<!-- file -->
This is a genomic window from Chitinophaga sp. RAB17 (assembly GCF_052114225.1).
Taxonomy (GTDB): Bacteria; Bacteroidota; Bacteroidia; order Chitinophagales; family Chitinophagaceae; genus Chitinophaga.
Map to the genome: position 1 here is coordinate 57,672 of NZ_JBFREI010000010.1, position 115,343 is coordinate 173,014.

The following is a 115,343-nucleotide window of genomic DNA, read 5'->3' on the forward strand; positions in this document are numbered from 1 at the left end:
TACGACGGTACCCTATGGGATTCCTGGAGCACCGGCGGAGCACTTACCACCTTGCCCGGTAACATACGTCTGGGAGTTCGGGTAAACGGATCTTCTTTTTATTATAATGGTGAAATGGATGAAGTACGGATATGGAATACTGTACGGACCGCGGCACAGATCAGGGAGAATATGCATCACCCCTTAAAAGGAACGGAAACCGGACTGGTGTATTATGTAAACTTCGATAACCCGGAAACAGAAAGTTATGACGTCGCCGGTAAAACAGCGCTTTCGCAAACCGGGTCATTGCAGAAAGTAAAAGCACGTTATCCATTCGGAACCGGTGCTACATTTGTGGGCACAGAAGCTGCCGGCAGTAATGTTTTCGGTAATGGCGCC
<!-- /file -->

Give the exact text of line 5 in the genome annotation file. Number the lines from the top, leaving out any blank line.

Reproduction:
TACGACGGTACCCTATGGGATTCCTGGAGCACCGGCGGAGCACTTACCACCTTGCCCGGTAACATACGTCTGGGAGTTCGGGTAAACGGATCTTCTTTTTATTATAATGGTGAAATGGATGAAGTACGGATATGGAATACTGTACGGACCGCGGCACAGATCAGGGAGAATATGCATCACCCCTTAAAAGGAACGGAAACCGGACTGGTGTATTATGTAAACTTCGATAACCCGGAAACAGAAAGTTATGACGTCGCCGGTAAAACAGCGCTTTCGCAAACCGGGTCATTGCAGAAAGTAAAAGCACGTTATCCATTCGGAACCGGTGCTACATTTGTGGGCACAGAAGCTGCCGGCAGTAATGTTTTCGGTAATGGCGCC